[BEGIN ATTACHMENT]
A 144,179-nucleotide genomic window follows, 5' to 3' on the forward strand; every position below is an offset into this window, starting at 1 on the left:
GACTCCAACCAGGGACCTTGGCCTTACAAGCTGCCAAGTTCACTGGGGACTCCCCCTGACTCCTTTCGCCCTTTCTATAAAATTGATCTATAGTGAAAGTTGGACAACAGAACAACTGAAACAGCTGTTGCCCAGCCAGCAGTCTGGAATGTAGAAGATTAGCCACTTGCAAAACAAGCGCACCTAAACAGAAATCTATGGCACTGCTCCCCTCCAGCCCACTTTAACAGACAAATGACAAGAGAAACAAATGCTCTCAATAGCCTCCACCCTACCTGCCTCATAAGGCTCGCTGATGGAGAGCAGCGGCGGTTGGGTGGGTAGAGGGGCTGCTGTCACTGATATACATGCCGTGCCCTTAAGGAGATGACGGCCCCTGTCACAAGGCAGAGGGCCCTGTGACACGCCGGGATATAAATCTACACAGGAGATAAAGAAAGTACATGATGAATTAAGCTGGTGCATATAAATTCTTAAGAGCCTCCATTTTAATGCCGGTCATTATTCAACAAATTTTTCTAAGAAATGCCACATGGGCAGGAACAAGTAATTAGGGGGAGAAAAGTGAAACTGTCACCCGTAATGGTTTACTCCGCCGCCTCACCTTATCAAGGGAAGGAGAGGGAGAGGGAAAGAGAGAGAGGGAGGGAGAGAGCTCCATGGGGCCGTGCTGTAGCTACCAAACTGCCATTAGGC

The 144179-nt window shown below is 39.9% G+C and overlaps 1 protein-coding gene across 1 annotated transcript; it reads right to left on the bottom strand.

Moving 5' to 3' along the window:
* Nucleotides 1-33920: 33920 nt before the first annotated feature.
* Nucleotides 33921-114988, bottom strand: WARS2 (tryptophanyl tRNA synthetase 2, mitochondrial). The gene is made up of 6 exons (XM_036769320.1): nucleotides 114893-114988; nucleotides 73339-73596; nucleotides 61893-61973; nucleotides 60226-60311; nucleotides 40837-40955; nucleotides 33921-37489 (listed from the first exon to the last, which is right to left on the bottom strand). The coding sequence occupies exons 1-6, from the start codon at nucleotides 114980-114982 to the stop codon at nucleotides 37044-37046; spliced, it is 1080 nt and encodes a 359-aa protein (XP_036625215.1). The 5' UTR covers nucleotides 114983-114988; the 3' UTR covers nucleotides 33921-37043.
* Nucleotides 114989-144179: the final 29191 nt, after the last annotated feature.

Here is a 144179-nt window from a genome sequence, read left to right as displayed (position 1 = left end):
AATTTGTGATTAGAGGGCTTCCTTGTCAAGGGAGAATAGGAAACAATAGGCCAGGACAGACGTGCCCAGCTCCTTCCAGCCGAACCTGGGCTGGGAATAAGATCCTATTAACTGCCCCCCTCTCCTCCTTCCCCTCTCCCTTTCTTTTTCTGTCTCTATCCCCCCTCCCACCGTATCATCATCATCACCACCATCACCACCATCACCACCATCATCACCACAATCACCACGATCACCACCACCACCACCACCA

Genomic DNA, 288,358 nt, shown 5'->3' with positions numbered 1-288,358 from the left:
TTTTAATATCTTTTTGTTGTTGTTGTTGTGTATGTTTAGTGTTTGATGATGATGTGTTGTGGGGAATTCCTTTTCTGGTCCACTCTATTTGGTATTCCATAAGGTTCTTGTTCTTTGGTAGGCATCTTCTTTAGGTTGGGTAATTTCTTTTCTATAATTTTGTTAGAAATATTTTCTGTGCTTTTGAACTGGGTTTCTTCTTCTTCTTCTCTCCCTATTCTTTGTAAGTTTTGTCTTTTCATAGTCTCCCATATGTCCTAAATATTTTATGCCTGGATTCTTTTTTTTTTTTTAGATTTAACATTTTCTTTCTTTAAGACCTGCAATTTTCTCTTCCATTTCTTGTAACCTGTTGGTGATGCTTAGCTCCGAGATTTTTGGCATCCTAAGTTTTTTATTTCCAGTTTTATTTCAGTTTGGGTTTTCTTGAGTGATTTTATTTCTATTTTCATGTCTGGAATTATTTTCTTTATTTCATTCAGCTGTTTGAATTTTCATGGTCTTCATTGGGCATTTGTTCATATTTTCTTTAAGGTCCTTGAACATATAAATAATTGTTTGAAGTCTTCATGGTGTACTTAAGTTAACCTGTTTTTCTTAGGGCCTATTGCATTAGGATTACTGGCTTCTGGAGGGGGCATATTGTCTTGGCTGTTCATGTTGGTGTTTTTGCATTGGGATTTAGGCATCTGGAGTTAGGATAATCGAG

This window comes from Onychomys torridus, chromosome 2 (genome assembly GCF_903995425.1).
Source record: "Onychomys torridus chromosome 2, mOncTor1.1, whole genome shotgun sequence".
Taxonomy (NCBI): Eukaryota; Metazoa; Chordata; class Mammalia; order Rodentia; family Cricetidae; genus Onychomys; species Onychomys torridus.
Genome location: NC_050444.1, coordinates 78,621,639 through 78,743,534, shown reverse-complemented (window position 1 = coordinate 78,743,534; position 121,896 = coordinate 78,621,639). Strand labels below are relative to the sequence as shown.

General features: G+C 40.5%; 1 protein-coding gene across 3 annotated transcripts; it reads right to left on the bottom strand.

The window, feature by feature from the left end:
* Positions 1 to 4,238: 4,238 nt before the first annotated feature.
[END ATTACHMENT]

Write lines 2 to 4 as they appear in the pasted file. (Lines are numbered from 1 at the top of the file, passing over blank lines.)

GACTCCAACCAGGGACCTTGGCCTTACAAGCTGCCAAGTTCACTGGGGACTCCCCCTGACTCCTTTCGCCCTTTCTATAAAATTGATCTATAGTGAAAGTTGGACAACAGAACAACTGAAACAGCTGTTGCCCAGCCAGCAGTCTGGAATGTAGAAGATTAGCCACTTGCAAAACAAGCGCACCTAAACAGAAATCTATGGCACTGCTCCCCTCCAGCCCACTTTAACAGACAAATGACAAGAGAAACAAATGCTCTCAATAGCCTCCACCCTACCTGCCTCATAAGGCTCGCTGATGGAGAGCAGCGGCGGTTGGGTGGGTAGAGGGGCTGCTGTCACTGATATACATGCCGTGCCCTTAAGGAGATGACGGCCCCTGTCACAAGGCAGAGGGCCCTGTGACACGCCGGGATATAAATCTACACAGGAGATAAAGAAAGTACATGATGAATTAAGCTGGTGCATATAAATTCTTAAGAGCCTCCATTTTAATGCCGGTCATTATTCAACAAATTTTTCTAAGAAATGCCACATGGGCAGGAACAAGTAATTAGGGGGAGAAAAGTGAAACTGTCACCCGTAATGGTTTACTCCGCCGCCTCACCTTATCAAGGGAAGGAGAGGGAGAGGGAAAGAGAGAGAGGGAGGGAGAGAGCTCCATGGGGCCGTGCTGTAGCTACCAAACTGCCATTAGGC

The 144179-nt window shown below is 39.9% G+C and overlaps 1 protein-coding gene across 1 annotated transcript; it reads right to left on the bottom strand.

Moving 5' to 3' along the window: